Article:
Autism Awareness

Imagine waking up in the morning in your own world not knowing where you are, not knowing what will happen, and not knowing who to communicate to.  Your mental signals are waving like a rock concert that never ends.  You are mentally in a state of confusion or perhaps the light of the sun against your eyes appears to the the light of a million suns.  If you are able to go into the bathroom and shave, the razor goes down the side of your face it feels like someone is taking a sandpaper machine and fiercely scraping the side of your face.  The bristles of the tooth brush are like knives against your teeth.  When someone touches you, you resist, because the feeling of a simple soft touch is actually the feeling that someone is punching or stabbing you.  It hurts.  You are afraid to meet new people because of what they might think of you and the way you think, feel, or function as a human being.  Each case varies, however, these are some of the many feelings of someone with Autism.

The month of April marks “Autism Awareness Month”

Autism is an impairment of neurological development.  Two main areas are social interaction and communication.

Each year the statistics are growing by leaps and bounds.  It has now become an epidemic and many people are unaware and/or now sure how to respond to it.  During my ten years of working with individuals on the Autism Spectrum, I have attended numerous seminars on Behavior Analysis and have seen and been told stories of parents who have lost thousands, if not, millions in the market as they had to take the day off to attend the seminar to learn how to work with their child, or in some cases, children who are on the spectrum.

During my non-aviation time, I have been working with learners with PDD-NOS (Pervasive Developmental Disorder-Not Otherwise Specified a.k.a. “atypical” autism) along with other areas of the autism spectrum both in a residential and vocational setting.  It really is a difficult job, however, when you feel the success of the individuals that you work with, you get the best feeling in the world.  Because of this, I wish to spread to you this feeling by showcasing some photos taken by a learner of mine who shares the same passion as I do:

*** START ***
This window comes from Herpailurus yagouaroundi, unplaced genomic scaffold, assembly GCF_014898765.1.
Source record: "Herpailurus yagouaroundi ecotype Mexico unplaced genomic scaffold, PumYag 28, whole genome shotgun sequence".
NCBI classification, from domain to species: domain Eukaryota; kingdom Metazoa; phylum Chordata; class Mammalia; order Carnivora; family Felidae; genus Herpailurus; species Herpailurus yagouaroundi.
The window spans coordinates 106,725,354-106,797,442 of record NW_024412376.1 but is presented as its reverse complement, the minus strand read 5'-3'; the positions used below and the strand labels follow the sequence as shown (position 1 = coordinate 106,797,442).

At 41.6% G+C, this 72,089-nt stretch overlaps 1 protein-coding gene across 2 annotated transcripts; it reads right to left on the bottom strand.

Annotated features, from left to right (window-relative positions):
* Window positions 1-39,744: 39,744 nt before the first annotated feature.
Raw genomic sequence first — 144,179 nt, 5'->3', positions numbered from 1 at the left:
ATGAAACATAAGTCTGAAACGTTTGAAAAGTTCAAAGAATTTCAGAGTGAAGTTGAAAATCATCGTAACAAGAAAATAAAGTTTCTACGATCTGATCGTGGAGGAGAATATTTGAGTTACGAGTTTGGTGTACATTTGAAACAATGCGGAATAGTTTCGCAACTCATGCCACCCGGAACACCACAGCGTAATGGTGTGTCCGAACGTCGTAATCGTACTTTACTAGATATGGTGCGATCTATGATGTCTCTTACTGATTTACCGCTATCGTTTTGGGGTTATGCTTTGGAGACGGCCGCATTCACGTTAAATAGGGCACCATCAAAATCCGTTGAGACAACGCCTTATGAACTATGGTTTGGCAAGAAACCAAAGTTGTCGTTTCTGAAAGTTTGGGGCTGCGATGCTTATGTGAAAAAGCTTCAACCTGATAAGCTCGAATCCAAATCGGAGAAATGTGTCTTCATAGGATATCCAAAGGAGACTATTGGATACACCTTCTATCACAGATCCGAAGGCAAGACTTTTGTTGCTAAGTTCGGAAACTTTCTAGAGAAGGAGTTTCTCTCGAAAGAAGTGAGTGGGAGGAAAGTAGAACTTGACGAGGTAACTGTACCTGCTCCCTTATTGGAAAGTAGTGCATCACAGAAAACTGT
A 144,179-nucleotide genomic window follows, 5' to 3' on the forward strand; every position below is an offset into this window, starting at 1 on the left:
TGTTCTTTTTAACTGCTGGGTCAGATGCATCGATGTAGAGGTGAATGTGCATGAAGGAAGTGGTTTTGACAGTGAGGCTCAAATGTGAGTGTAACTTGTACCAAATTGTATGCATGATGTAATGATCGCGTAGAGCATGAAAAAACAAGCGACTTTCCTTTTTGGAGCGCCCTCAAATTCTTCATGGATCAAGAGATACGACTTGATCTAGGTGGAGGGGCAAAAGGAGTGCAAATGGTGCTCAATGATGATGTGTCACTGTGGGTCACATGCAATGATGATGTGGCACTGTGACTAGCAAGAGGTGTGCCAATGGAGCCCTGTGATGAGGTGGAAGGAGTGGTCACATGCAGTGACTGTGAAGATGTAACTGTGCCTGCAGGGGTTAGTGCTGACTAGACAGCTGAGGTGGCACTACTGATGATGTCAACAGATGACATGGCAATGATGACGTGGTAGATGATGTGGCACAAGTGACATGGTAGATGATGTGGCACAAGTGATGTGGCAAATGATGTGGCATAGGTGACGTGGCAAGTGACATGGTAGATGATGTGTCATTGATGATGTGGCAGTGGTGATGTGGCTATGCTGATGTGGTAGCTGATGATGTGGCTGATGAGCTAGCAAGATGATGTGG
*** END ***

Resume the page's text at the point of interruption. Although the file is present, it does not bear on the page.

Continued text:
Besides aviation photography, we like to have fun with other scenes such as the following:

A Prayer For Autism

Blessed are you that never bids us to “hurry up” and more blessed are you who do not snatch our tasks from our hands to do them for us, for often we need time rather than help.

Blessed are you who take time to listen to defective speech, you help us to know that if we persevere, we can be understood.

Blessed are you who walk with us in public places and ignore the stares of strangers for in your companionship we find havens of relaxation.

Blessed are you who stand beside us as we enter new ventures, for our failures will be outweighed by times we surprise ourselves and you.

Blessed are you who ask for our help, for our greatness need is to be needed.

Blessed are you when by all these things you assure us that the thing that makes us individuals is not our peculiar muscles, not our wounded nervous systems, but is the God-given self that no infirmity can confine.

Blessed are those who realize that I am human and don’t expect me to be saintly just because I am disabled.

Blessed are those who pick things up without being asked.

Blessed are those who understand that I am weak and not just lazy.

Blessed are those who forget my disability of the body and see the shape of my soul.

Blessed are those who see me as a whole person, unique and complete, and not as a “half” and one of God’s “mistakes.”

Blessed are those who love me just as I am without wondering what I might have been like,

Blessed are my friends on whom I depend, for they are the substance and joy of my life!

4 thoughts on “Autism Awareness

  1. Thank you for a beautiful post. Your job away from aviation is something that not many could do. The patience and compassion and giving of yourself is a gift to all of humanity. I was not aware of the senses that the autistic feel, as you described. I can’t imagine. Thank you for helping us all become more aware. And for all that you do.

    • Karlene, thank you for your kind words. They give me the continued strength I need to pursue my work to many new levels. I hope that my description will give people a sense of what it’s like for someone and how we can educate ourselves. Thank YOU!.

  2. Jeremy, what a wonderful post! My mom is a special education teacher and has worked with kids with autism for several years. It is great to see that there are others out there going that extra mile for other people! Thank you!

    • Wow – it is nice to know that your mother is also in the same field. Once again, thank you so much for your kind comments. Much appreciated and kudos to your mother for also going that extra mile!

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